Buckley, who serves as a prophetess in her New Mexico church, shares insights into the biblical gift of prophecy.
Buckley, in her debut, writes that she grew up Baptist in Mississippi, hearing about Jesus’ history but not his mystery and only later learning how to live a richer spiritual life. She lays a foundation for discussing the gift of prophecy by explaining how Christian workers must be prepared to go forward only in God’s timing. In one practical example, she compares the preparation of the Christian worker to the harvesting of collards by her Mississippi grandmother. Her grandmother wouldn’t pick collards until days before the first frost, when they were ready; similarly, the Christian worker should be aware that it “may be your season but not your time.” The author is also a private pilot, and she compares the proper use of the gift of prophecy—defined as “edification, exhortation, and comfort”—with the proper use of her knowledge of flying an aircraft. Above a certain altitude, she writes, she and everyone on the plane must have portable oxygen or they will be unsafe; likewise, she believes those with the gift of prophecy must be aware of their own limitations, as shown in the Bible, and must operate under the authority of the church. Some of the prophetic terms aren’t clearly defined until late in the book, and readers new to this topic would be better served if terms were explained earlier. The author has a pleasant, accessible writing style and is an excellent teacher, frequently explaining scriptural insights she’s learned from others. The book of Matthew tells of a woman with a blood disease who touched the hem of Jesus’ garment: “Once the hem is done, the garment is complete,” Buckley writes. “Therefore, when the woman touched the hem of Jesus’ garment, she touched the finished work of Jesus Christ.” The appendix gives information on prophecy and other spiritual gifts to help those desiring further study.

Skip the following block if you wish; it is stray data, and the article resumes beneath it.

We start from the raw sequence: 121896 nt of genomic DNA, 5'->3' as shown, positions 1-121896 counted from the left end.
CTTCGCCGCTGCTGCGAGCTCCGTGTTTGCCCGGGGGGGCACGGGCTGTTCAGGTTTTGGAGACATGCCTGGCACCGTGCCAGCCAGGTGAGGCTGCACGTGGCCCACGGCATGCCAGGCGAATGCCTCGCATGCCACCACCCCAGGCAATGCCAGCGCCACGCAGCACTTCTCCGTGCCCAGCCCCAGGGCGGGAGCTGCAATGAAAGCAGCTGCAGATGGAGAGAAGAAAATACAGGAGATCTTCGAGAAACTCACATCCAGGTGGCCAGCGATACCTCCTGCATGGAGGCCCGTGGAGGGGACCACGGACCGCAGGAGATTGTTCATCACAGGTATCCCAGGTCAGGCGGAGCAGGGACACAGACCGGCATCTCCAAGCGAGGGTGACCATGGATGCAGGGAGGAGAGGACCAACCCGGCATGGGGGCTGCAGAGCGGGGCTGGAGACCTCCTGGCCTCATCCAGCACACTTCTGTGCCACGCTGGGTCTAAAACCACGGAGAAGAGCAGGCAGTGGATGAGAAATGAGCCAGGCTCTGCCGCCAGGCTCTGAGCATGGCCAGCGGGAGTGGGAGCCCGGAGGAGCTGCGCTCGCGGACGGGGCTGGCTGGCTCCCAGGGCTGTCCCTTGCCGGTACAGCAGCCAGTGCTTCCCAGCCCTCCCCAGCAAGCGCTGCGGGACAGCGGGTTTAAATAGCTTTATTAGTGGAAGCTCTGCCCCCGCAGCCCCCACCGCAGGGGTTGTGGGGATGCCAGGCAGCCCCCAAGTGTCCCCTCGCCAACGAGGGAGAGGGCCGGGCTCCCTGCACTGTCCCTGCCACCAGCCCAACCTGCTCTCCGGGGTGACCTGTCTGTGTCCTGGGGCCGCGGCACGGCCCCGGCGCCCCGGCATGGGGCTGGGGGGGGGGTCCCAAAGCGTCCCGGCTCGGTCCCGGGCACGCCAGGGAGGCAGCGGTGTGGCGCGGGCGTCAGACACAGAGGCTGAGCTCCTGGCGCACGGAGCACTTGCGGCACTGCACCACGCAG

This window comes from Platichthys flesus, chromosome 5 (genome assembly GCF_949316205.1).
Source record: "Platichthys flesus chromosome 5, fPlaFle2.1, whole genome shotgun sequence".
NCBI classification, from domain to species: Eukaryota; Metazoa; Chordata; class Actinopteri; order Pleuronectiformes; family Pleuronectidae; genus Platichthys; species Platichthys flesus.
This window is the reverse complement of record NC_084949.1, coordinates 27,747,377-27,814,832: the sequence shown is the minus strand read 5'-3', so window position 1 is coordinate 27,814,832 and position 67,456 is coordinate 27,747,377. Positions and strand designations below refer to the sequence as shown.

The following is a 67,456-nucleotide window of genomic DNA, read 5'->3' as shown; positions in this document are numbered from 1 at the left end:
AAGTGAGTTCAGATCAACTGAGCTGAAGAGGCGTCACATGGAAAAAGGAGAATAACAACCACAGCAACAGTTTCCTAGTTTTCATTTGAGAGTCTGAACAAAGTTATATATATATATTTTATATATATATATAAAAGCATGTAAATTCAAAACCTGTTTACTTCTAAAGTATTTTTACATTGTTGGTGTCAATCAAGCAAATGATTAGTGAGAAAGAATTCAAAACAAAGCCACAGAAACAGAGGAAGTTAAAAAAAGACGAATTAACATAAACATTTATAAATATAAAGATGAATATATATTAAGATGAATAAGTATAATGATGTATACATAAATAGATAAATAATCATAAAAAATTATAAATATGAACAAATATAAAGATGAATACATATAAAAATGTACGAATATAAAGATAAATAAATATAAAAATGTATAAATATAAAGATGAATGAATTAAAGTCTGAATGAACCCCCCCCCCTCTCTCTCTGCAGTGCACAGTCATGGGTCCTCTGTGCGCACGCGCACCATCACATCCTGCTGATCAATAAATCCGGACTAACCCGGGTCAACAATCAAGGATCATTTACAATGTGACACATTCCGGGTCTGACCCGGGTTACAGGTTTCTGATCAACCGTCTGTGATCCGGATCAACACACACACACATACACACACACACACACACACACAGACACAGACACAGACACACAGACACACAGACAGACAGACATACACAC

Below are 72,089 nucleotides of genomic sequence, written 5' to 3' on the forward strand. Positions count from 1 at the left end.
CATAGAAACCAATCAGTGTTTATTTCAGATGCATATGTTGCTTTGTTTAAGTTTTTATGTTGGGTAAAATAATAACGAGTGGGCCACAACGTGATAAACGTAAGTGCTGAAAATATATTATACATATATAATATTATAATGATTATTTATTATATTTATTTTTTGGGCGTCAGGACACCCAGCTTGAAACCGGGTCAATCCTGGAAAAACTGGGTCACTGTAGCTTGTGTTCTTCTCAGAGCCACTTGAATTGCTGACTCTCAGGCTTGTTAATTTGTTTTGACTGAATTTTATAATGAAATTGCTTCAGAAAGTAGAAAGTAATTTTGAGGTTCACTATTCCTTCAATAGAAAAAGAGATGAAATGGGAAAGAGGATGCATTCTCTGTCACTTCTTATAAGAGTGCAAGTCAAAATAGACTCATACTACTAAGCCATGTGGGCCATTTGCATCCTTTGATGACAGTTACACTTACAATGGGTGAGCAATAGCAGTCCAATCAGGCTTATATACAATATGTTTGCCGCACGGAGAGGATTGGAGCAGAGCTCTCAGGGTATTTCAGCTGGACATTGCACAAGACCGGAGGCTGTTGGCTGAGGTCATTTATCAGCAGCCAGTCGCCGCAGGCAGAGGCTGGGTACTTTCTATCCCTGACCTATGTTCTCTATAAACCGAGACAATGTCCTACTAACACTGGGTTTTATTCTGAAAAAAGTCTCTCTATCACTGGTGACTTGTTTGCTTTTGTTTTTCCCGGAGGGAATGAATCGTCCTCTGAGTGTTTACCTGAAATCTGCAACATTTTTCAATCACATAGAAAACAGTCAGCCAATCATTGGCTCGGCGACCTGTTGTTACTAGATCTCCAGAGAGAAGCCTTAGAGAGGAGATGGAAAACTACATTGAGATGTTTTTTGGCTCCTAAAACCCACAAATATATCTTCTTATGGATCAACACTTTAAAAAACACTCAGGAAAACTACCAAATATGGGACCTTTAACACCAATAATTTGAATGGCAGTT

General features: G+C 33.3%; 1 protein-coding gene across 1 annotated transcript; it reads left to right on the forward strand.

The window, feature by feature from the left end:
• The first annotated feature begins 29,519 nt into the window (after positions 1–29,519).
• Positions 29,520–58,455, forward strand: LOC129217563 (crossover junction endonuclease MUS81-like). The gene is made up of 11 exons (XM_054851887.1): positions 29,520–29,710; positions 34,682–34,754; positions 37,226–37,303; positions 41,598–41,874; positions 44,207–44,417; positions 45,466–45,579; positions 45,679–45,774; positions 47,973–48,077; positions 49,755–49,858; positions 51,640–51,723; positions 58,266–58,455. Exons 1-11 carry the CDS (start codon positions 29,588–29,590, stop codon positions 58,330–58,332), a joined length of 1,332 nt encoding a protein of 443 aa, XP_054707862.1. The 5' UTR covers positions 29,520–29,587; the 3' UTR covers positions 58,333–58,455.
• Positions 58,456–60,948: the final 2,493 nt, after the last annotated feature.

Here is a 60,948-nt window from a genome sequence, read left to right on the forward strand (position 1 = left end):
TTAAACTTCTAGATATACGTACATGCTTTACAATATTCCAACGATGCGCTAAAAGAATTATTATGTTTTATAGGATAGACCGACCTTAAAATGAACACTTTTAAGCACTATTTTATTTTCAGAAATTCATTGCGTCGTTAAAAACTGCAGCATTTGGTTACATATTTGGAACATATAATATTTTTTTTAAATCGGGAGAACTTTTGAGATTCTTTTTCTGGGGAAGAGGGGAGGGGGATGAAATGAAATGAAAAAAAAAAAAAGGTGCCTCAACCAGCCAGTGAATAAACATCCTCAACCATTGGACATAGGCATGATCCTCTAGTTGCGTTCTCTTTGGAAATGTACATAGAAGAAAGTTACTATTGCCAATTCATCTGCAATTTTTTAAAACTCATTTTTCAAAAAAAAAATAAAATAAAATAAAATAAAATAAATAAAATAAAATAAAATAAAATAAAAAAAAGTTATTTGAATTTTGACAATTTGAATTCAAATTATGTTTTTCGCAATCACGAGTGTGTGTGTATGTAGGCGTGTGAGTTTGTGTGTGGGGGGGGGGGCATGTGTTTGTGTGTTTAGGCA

A sharply focused, well-written guidebook.